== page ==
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April 19, 2012

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Johnnie Walker scotch wins infringement suit

Diageo, the British-based maker of Johnnie Walker, received 120,000 yuan (US$19,046) compensation from two Chinese companies that used the Scotch whisky's name on their skin-care products, the Shanghai Intellectual Property Administration said yesterday.

Diageo brought the trademark-infringement suit to the Shanghai No. 2 Intermediate People's Court, saying two Chinese companies in neighboring Jiangsu Province used the name and pattern similar to Johnnie Walker's registered trademarks and seeking 500,000 yuan in compensation.

The defendants, Bishuang Biological Technology Co and Wuxi Yongru Biological Cosmetics Co, argued that their Johnnie Walker product name was registered under a different category from the whisky maker in 2007.

"Chinese customers will not be misled because our name was used on olive oil skin-care products," the defendants said.

Diageo argued that using the Johnny Walker name would mislead Chinese buyers to believe the cosmetics companies had something to do with the whisky maker.

The court said the issue came down to whether Johnnie Walker was a famous trademark deserving protection under the Chinese Trademark Law.

Over the past five years, Johnnie Walker has invested nearly 800 million yuan on advertising and promotion activities in China. The foreign firm also provided evidence including its latest market share to prove Johnnie Walker was a famous trademark.

This was one of the 10 typical intellectual property cases in Shanghai announced by the Shanghai Intellectual Property Administration yesterday. Among the 10 cases, six were related to trademark infringement, followed by copyright and patent infringement.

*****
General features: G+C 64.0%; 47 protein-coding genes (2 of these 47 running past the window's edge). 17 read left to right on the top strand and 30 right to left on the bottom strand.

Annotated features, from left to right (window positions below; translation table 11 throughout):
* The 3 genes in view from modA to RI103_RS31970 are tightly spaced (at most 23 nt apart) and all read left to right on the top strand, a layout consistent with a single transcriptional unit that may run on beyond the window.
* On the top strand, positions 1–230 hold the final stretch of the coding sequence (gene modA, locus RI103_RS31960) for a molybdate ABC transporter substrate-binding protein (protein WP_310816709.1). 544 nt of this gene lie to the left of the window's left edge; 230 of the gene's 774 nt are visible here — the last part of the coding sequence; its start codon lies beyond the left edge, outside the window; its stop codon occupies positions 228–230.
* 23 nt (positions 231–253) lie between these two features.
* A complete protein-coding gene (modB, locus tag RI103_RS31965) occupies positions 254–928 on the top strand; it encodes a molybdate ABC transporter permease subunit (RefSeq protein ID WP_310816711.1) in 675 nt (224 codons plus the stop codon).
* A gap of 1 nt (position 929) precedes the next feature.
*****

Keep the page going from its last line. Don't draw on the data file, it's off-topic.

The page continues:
In another case, Baidu Inc, the owner of China's largest search engine, was ordered to pay 500,000 yuan to a Shanghai entertainment information-technology company for offering search results linking to the pirated version of five novels owned by the Shanghai company.

According to a white paper released by the administration yesterday, Shanghai police last year nabbed 1,731 suspects accused of producing and selling counterfeit products worth 880 million yuan. Local courts accepted about 3,000 IPR civil cases, up 14.8 percent from 2010.

"We carried out more than 260,000 inspections to crack down counterfeit products across the city. We've seen this measure as effective and will continue to protect the rights of IPR holders," said Lu Guoqiang, director of the administration.

The white paper also revealed that Shanghai handled a record number of patent applications last year, exceeding 80,000. The biggest increase came from invention patent applications, which made up 40 percent of the total. But the volume of design patent applications dropped 21.5 percent from 2010.

"Design patents require less technology than invention and utility model patents," said Nei Li, a publicity official with the administration.

"And there are a lot of junk patents under that category," Nei said.


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